Packing: A Traveler’s Rite of Passage

The best part about traveling is, well, traveling. But in my opinion, the worst part by far is packing. Simply put, it’s one of my least favorite activities in the whole wide world. Between traveling every year to my mother’s home country and a nine-week iSTAR stint in Malawi last summer, you would think I’ve got this packing thing down pat. Yet truthfully, I would rather swim to France in shark-infested waters than obsess over everything I need to bring with me for five weeks – well, that’s an exaggeration, but you get the point. 

Despite this, I spent the better part of the week prior to my departure packing. My room looked as though my closet got the stomach flu and decided to heave out its contents – the floor littered with sundresses and shoes, ten variations of the same shirt and a million other miscellaneous items. And while I feel as though the pain of packing is a rite of passage every traveler should experience, I have decided to share the wisdom I have acquired in hopes of making your packing a less intimidating escapade.

If you’re anything like me, clothes are a key mode of self-expression. When traveling to a new country, especially one where I am not as fluent in the language as I care to admit, the way I choose to style myself will speak for me in ways that perhaps my words cannot. Therefore, I think closely about what clothes I allow to take up precious space in my suitcase. Because you’ll be traveling to monuments, museums and places of worship, it’s a good idea to bring respectful and modest choices. Montpellier can get quite hot in the summer, so ladies, pack a thin shawl or sweater that can be thrown over a tank top!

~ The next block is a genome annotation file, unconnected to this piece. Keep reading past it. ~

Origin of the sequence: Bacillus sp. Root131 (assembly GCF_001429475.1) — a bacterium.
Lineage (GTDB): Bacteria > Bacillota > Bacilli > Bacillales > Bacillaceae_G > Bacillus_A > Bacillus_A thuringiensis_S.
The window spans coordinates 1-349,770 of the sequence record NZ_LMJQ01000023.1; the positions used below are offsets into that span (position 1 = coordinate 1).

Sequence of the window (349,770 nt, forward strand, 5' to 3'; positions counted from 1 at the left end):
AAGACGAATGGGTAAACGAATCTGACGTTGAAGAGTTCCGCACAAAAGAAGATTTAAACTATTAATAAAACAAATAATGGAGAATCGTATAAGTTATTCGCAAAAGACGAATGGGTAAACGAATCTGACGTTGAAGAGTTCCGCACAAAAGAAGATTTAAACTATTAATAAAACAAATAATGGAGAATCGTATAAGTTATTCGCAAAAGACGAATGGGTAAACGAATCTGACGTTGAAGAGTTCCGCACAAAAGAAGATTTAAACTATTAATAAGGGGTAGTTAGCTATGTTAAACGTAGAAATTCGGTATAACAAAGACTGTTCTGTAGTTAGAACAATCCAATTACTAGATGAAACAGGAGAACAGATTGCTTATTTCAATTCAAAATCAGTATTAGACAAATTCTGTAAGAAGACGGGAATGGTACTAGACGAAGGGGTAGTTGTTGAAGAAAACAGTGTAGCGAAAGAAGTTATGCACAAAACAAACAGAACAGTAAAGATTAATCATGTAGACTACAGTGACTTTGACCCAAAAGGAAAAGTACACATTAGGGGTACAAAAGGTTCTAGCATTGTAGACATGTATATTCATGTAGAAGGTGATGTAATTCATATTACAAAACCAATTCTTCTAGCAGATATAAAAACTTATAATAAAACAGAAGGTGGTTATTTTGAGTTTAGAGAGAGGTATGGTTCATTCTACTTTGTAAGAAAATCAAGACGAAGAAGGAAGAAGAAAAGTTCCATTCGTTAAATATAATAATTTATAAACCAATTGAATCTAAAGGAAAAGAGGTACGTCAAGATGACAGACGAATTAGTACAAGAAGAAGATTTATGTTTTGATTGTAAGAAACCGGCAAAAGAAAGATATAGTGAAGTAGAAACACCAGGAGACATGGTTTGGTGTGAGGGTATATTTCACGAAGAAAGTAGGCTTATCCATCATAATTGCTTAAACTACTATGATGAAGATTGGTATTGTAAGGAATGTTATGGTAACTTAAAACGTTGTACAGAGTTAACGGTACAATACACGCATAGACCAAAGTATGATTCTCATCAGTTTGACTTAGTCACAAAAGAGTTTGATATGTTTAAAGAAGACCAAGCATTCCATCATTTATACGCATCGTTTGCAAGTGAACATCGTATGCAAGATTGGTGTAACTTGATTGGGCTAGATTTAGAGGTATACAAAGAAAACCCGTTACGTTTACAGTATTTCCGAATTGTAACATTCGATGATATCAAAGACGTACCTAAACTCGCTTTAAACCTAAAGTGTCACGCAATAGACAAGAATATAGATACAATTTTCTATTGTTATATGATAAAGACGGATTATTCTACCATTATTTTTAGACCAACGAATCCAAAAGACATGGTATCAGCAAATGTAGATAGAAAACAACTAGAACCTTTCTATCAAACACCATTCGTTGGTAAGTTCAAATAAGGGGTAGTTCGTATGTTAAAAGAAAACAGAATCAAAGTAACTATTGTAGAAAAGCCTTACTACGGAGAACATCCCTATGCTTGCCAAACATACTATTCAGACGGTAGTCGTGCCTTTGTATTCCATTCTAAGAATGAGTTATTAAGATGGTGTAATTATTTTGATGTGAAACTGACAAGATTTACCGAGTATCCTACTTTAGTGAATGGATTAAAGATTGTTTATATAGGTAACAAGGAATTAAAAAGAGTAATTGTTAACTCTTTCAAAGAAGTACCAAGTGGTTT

Think about other things you use on a daily basis: toothbrush and toothpaste, sunglasses, Chapstick, a brush, phone chargers, etc. I find the easiest way to make a packing list is to pay attention to the things I use over the course of one day and write them down! Though it’s easy to forget you’re going abroad for the courses – and not just the beautiful views, delicious food, and cultural experiences – remember to pack classroom essentials like a laptop, charger, notebooks and pens. Though it’s only five weeks, if you’re prone to homesickness, think about bringing a few pictures of friends and family that you can hang on your wall, or other things that remind you of home. 

While packing can be stressful, remember that most things can be purchased once you get there in case you forgot something! So, try not to stress too much (easier said than done, I know) and enjoy your last days in the States before heading out to your new adventure!

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